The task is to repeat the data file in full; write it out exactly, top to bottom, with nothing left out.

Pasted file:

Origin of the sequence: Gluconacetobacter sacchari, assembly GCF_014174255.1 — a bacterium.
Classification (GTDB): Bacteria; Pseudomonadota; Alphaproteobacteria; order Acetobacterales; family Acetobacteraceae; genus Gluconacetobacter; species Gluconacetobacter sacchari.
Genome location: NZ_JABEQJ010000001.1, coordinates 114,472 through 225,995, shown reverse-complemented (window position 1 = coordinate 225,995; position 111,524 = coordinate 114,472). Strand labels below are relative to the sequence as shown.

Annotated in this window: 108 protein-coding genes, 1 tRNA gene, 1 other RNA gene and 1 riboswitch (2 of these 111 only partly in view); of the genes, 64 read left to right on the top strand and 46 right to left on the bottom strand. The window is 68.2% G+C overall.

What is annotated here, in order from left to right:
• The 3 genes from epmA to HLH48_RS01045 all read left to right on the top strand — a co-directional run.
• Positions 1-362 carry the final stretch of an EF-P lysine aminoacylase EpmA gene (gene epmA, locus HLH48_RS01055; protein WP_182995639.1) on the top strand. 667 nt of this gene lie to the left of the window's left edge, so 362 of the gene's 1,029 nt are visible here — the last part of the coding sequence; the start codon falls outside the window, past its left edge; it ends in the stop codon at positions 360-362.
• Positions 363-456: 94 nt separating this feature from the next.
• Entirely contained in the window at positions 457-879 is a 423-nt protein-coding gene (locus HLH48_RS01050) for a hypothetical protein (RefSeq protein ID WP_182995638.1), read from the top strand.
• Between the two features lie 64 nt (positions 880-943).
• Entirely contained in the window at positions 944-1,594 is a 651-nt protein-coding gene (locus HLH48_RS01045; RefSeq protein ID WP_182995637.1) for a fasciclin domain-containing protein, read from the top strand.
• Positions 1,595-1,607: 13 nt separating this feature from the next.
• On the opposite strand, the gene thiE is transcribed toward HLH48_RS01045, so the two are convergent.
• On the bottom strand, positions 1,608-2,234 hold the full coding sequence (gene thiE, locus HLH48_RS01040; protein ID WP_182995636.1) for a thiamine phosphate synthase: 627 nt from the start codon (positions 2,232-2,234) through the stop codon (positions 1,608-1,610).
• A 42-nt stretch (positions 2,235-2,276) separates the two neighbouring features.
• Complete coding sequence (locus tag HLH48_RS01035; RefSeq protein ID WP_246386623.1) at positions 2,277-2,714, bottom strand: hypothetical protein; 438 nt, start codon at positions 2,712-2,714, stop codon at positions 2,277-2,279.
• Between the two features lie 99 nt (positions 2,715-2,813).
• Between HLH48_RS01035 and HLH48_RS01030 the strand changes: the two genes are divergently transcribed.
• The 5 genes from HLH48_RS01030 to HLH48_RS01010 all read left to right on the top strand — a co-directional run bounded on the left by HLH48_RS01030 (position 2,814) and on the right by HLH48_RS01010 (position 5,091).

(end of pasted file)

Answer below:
Origin of the sequence: Gluconacetobacter sacchari, assembly GCF_014174255.1 — a bacterium.
Classification (GTDB): Bacteria; Pseudomonadota; Alphaproteobacteria; order Acetobacterales; family Acetobacteraceae; genus Gluconacetobacter; species Gluconacetobacter sacchari.
Genome location: NZ_JABEQJ010000001.1, coordinates 114,472 through 225,995, shown reverse-complemented (window position 1 = coordinate 225,995; position 111,524 = coordinate 114,472). Strand labels below are relative to the sequence as shown.

Annotated in this window: 108 protein-coding genes, 1 tRNA gene, 1 other RNA gene and 1 riboswitch (2 of these 111 only partly in view); of the genes, 64 read left to right on the top strand and 46 right to left on the bottom strand. The window is 68.2% G+C overall.

What is annotated here, in order from left to right:
• The 3 genes from epmA to HLH48_RS01045 all read left to right on the top strand — a co-directional run.
• Positions 1-362 carry the final stretch of an EF-P lysine aminoacylase EpmA gene (gene epmA, locus HLH48_RS01055; protein WP_182995639.1) on the top strand. 667 nt of this gene lie to the left of the window's left edge, so 362 of the gene's 1,029 nt are visible here — the last part of the coding sequence; the start codon falls outside the window, past its left edge; it ends in the stop codon at positions 360-362.
• Positions 363-456: 94 nt separating this feature from the next.
• Entirely contained in the window at positions 457-879 is a 423-nt protein-coding gene (locus HLH48_RS01050) for a hypothetical protein (RefSeq protein ID WP_182995638.1), read from the top strand.
• Between the two features lie 64 nt (positions 880-943).
• Entirely contained in the window at positions 944-1,594 is a 651-nt protein-coding gene (locus HLH48_RS01045; RefSeq protein ID WP_182995637.1) for a fasciclin domain-containing protein, read from the top strand.
• Positions 1,595-1,607: 13 nt separating this feature from the next.
• On the opposite strand, the gene thiE is transcribed toward HLH48_RS01045, so the two are convergent.
• On the bottom strand, positions 1,608-2,234 hold the full coding sequence (gene thiE, locus HLH48_RS01040; protein ID WP_182995636.1) for a thiamine phosphate synthase: 627 nt from the start codon (positions 2,232-2,234) through the stop codon (positions 1,608-1,610).
• A 42-nt stretch (positions 2,235-2,276) separates the two neighbouring features.
• Complete coding sequence (locus tag HLH48_RS01035; RefSeq protein ID WP_246386623.1) at positions 2,277-2,714, bottom strand: hypothetical protein; 438 nt, start codon at positions 2,712-2,714, stop codon at positions 2,277-2,279.
• Between the two features lie 99 nt (positions 2,715-2,813).
• Between HLH48_RS01035 and HLH48_RS01030 the strand changes: the two genes are divergently transcribed.
• The 5 genes from HLH48_RS01030 to HLH48_RS01010 all read left to right on the top strand — a co-directional run bounded on the left by HLH48_RS01030 (position 2,814) and on the right by HLH48_RS01010 (position 5,091).